References of "Osteoporosis International"
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See detailEfficacy and safety of glucosamine sulfate in the management of osteoarthritis: Evidence from real-life setting trials and surveys.
Reginster, Jean-Yves ULg

in Osteoporosis International (2016, April), 27(supplement 1), 65

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See detailTen years of Denosumab (DMAB) treatment in postmenopausal women with osteoporosis. Results from the FREEDOM Extension trial.
Bone, H.G.; Brandi, M.L.; Brown, J.P. et al

in Osteoporosis International (2016, April), 27(Supplement 1), 135-136

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See detailEfficacy and safety of hyaluronic acid in the management of osteoarthritis: Evidence from real-life setting trials and surveys.
Rannou, F.; Maheu; Reginster, Jean-Yves ULg

in Osteoporosis International (2016, April), 27(supplement 1), 66

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See detailPrevalence of frailty among nursing home, according to different operational definitions.
Buckinx, Fanny ULg; Reginster, Jean-Yves ULg; GILLAIN, Sophie ULg et al

in Osteoporosis International (2016, April), 27(Supplement 1), 216-217

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See detailPhysical and muscle performances among elderly nursing home residents.
Buckinx, Fanny ULg; Reginster, Jean-Yves ULg; Croisier, Jean-Louis ULg et al

in Osteoporosis International (2016, April), 27(Supplement 1), 217

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See detailPrevalence of concomitant bone and muscle wasting in patients from the SarcoPhAge study.
Locquet, Médéa ULg; Beaudart, Charlotte ULg; Reginster, Jean-Yves ULg et al

in Osteoporosis International (2016, April), 27(supplement 1), 129

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See detailEnglish translation and cross-cultural adaptation of the SarQuoL® questionnaire.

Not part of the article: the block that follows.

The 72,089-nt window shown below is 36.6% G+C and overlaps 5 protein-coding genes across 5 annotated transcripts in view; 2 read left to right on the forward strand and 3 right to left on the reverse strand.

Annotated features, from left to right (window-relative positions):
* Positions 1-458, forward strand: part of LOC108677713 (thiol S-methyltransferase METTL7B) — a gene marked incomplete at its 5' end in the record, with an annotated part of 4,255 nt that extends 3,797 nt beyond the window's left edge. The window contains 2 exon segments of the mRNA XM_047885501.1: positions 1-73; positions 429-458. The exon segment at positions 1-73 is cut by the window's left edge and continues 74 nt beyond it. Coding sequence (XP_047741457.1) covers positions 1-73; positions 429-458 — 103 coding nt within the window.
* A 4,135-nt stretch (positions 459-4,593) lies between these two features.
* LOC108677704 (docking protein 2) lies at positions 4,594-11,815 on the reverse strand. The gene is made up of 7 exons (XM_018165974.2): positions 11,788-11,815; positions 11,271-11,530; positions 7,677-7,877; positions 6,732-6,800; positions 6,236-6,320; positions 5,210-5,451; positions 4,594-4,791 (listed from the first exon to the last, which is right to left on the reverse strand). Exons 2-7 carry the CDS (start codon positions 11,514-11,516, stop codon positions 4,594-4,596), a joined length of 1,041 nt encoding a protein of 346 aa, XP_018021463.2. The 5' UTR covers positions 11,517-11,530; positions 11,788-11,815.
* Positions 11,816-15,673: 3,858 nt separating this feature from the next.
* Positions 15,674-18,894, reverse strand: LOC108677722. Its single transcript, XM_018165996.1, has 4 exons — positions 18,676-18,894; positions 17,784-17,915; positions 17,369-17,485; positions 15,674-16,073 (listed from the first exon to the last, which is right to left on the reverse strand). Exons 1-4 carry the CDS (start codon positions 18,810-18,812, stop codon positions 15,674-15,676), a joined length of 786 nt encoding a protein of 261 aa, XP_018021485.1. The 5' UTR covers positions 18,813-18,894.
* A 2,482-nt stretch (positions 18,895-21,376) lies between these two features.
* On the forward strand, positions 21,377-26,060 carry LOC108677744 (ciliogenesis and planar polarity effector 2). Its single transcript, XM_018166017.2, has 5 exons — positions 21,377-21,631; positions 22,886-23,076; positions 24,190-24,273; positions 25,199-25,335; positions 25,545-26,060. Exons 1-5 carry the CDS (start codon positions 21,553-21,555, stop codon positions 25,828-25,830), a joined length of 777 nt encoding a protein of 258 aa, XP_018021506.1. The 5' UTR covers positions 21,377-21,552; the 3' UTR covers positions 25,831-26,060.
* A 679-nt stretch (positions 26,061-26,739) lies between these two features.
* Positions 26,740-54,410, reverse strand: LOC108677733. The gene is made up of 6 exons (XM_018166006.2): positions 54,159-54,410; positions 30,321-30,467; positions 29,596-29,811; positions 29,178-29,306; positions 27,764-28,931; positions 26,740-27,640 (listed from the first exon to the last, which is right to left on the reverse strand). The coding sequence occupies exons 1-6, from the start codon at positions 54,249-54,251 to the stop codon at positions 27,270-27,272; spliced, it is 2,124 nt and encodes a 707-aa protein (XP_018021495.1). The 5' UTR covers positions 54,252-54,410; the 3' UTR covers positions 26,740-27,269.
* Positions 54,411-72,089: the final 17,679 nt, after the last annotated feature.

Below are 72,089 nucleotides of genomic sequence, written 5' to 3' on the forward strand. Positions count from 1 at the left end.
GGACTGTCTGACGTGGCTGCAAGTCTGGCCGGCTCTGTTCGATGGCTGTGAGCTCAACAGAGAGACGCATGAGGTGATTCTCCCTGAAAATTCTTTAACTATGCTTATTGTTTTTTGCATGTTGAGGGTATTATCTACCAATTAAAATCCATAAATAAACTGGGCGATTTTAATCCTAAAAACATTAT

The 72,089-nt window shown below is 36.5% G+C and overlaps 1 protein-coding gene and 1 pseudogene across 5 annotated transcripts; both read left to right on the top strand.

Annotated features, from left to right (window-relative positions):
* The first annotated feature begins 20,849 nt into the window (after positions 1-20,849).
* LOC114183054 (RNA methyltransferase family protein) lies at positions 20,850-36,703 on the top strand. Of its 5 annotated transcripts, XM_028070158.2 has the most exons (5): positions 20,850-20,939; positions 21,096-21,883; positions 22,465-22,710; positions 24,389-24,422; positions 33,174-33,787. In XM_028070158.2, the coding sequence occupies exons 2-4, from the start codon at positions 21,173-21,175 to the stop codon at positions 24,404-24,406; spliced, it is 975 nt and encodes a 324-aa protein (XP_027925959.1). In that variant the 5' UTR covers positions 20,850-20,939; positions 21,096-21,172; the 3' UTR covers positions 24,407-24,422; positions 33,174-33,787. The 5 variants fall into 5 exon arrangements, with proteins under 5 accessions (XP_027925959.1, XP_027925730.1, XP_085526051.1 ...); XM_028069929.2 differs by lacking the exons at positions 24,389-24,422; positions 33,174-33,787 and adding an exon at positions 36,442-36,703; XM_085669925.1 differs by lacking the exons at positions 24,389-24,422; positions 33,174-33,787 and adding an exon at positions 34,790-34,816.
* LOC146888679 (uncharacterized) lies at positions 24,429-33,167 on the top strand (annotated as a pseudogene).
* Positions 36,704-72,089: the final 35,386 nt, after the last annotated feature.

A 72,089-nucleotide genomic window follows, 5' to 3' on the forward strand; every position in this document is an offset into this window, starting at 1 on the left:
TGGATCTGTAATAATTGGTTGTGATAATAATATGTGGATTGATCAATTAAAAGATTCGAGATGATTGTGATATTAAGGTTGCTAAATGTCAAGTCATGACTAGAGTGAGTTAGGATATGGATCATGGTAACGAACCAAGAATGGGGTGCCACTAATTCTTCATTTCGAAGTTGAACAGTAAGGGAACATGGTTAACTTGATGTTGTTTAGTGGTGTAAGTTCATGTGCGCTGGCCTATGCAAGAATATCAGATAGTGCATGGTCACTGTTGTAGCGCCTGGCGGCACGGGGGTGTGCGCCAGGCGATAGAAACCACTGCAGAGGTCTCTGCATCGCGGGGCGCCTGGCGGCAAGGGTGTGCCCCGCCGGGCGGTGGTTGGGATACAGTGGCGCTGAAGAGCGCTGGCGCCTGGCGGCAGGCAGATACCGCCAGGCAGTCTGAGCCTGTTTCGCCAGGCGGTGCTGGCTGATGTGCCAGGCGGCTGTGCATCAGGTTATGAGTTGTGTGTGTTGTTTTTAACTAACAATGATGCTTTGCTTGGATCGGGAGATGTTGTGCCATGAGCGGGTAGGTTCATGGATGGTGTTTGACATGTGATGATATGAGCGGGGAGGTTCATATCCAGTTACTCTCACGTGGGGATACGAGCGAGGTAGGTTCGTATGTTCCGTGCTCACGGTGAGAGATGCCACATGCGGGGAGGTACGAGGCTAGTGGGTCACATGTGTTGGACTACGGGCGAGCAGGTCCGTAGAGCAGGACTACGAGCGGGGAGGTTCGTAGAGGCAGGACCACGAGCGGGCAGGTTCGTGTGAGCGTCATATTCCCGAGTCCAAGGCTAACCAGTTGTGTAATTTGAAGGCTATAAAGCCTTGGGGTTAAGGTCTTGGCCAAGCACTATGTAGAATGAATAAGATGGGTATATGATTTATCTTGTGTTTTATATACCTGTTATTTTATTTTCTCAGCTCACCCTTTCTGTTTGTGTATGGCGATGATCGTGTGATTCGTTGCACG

Beaudart, Charlotte ULg; Edwards, M.; Dennison, E.M. et al

in Osteoporosis International (2016, April), 27(Supplement 1), 221-222

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See detailBrain-derived neurotrophic factor (BDNF) in normal healthy and hemodialyzed populations.
CAVALIER, Etienne ULg; CARLISI, Ignazia ULg; KOVACS, Stéphanie ULg et al

in Osteoporosis International (2016, April), 27(Supplement 1), 512

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See detailAge-standardized quality of life after hip or knee arthoplasty.
Neuprez, Audrey ULg; KURTH, William ULg; THIRION, Thierry ULg et al

in Osteoporosis International (2016, April), 27(Supplement 1), 541-542

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See detailA randomized double-blind study of Denosumab (DMAB) compared with Zoledronic acid (ZOL) in postmenopausal women with osteoporosis previously treated with oral bisphosphonates
Miller, P.; Pannacciulli, N.; Brown, J.P. et al

in Osteoporosis International (2016, April), 27(SUPPLEMENT1), 42

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See detailrelationship between total hip BMD T-score and incidence of nonvertebral fracture with up to 10 years of Denosumab (DMAB) treatment
Ferrari, S.; ADAMI, S.; Brown, J.P. et al

in Osteoporosis International (2016, April), 27(Supplement 1), 49-50

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See detailThe future prevalence of sarcopenia in Europe
Ethgen, Olivier ULg; Tchoconte, C.; Beaudart, Charlotte ULg et al

in Osteoporosis International (2016, April), 27(Supplement 1), 53-54

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See detailDeterminants of vitamin D supplementation prescription in nursing homes: a survey among general practitioners